How could I automate interactions with command line programs that expose a text terminal interface with Perl 6 for testing purposes?
If you want to use Perl 6 to automate execution or testing of console applications, I think you're going to use NativeCall to interact with the expect library. Once expect is installed,
man libexpect will show its API documentation, though the way of accessing the documentation (such as the manpage name) may differ per package distribution.
Expect has APIs to launch a program, wait for text to appear on the (emulated) console (to "expect" text), and send text to the console (to emulate typing). The most common use case is to automate programs which require password input. Expect is often scripted--it is an interpreter--but there's no reason not to use it from a higher level programming language.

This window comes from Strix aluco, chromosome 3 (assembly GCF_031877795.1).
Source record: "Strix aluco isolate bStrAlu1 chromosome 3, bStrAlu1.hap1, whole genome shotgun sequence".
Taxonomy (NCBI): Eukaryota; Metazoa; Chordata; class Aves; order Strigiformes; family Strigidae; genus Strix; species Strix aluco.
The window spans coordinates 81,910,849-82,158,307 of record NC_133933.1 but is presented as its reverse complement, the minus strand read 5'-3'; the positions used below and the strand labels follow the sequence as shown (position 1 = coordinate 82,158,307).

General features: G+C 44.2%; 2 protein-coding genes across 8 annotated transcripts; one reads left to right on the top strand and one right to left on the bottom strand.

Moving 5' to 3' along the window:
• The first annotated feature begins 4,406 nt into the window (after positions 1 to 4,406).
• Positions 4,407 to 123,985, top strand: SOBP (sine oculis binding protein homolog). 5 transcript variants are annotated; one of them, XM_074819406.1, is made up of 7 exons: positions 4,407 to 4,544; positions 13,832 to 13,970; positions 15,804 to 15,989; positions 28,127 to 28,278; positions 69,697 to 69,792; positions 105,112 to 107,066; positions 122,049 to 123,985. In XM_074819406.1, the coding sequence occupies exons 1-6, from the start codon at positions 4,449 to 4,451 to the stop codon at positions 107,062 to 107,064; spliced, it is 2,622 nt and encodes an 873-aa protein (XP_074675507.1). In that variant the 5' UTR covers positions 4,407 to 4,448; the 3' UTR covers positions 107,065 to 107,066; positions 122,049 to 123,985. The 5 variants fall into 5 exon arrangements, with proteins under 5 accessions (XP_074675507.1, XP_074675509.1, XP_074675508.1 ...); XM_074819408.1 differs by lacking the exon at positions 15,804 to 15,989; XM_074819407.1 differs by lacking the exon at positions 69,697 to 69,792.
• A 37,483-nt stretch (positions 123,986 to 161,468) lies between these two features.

Edit: I somewhat answered the wrong question. The OP is interested in testing Perl 6 modules with Perl 6. That said, using expect to launch a second Perl 6 interpreter which uses the module is still the strongest, most strict way to test the application. You don't need to know what type of terminal library the module uses, because expect should be compatible with nearly all of them. You can send text to the STDIN pipe of a subprocess, but that's not as strong as the subprocess (console) communication you can get from expect. I don't know if there's a way to hijack whichever terminal library the module uses and communicate with it directly.